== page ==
There will be an official audit of the world’s most popular Tether stablecoin within a few months, according to the project’s general counsel.
An audit of the third largest digital asset in the world has been expected for several years and increased regulatory pressure appears to have accelerated the process.
In a rare interview with mainstream media on TBEN, Tether CTO Paolo Ardoino and General Counsel Stu Hoegner were asked about USDT’s support and transparency.
Hoegner answered the question by saying:
“We’re working hard to get financial audits, which no one else in the stablecoins business has done yet.”
Hoegner added that the firm hopes to be the first to do so and that the audits will come in “months, not years.” He said Tether is individually backed with its reserves, but admitted that not all of those reserves are in US dollars. According to Hoegner, Tether’s reserves are heavily weighted in dollars, but also include cash equivalents, bonds, guaranteed loans, crypto assets and other investments.
The current market capitalization of USDT is 62 billion according to Tether’s transparency report. It has grown 195% year-to-date, but has lagged behind its competitors USDC and BUSD in terms of growth.
Related: Coin Metrics Co-Founder Goes For WSJ Tether FUD
Circle released its own reserve disclosure report on July 21, revealing that 61% of USDC’s reserves were held in cash and cash equivalents, with the remainder in commercial paper accounts, treasury bills and bonds. .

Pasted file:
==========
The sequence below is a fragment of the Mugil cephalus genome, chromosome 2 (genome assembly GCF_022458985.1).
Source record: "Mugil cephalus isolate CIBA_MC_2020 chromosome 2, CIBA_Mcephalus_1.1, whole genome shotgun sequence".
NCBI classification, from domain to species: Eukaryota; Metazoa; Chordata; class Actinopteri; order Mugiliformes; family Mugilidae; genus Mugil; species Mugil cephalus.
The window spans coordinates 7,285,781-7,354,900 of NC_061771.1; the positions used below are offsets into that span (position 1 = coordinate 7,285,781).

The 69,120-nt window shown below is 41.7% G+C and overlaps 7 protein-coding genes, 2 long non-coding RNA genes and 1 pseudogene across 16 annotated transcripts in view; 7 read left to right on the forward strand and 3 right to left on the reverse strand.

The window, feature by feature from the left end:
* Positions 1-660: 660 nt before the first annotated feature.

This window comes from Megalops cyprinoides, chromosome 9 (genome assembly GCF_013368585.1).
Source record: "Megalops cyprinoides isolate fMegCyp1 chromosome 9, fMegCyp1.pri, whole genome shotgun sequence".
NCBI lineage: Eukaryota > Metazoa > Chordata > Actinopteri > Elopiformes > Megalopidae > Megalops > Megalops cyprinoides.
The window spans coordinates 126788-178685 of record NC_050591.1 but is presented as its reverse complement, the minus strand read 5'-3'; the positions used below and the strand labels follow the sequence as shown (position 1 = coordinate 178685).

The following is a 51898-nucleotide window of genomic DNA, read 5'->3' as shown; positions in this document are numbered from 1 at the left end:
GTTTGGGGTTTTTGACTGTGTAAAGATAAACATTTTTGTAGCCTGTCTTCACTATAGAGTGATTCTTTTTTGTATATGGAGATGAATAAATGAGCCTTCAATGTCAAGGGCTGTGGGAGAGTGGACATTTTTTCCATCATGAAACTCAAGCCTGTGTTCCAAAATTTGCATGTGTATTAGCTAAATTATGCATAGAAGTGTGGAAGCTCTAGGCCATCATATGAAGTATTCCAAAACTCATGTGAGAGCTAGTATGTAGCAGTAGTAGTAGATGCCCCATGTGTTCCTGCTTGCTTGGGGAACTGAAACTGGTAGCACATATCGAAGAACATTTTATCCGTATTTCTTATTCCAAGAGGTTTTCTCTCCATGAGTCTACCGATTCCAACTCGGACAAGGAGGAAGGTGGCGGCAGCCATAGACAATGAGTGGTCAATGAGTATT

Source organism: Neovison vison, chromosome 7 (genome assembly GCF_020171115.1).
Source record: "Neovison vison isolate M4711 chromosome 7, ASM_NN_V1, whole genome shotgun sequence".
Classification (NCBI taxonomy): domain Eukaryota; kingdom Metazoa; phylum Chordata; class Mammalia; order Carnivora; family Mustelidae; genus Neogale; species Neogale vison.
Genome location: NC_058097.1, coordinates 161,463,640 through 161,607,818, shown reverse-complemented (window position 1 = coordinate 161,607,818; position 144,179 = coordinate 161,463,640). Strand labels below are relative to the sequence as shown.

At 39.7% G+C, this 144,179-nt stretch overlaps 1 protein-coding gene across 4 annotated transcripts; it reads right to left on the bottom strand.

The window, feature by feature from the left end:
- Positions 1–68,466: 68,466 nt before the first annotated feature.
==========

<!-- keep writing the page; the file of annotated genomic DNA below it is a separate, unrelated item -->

Paxos takes a hit
In a related development, rival stablecoin firm Paxos swept Tether and Circle in a July 21 blog post claiming they are “not fully overseen by financial regulators.”
“Neither USDC nor Tether is a regulated digital asset, for the simple reason that no token has a regulator. In fact, neither USDC nor Tether are “stablecoins” other than by name. “
Paxos has revealed that 96% of its own stablecoin reserves are cash or cash equivalents.
Tether first revealed a breakdown in its support for the USDT in May, following extensive scrutiny by U.S. lawmakers. The company has been submitting periodic reports regarding its reservations since it struck a deal with the New York attorney general’s office in February.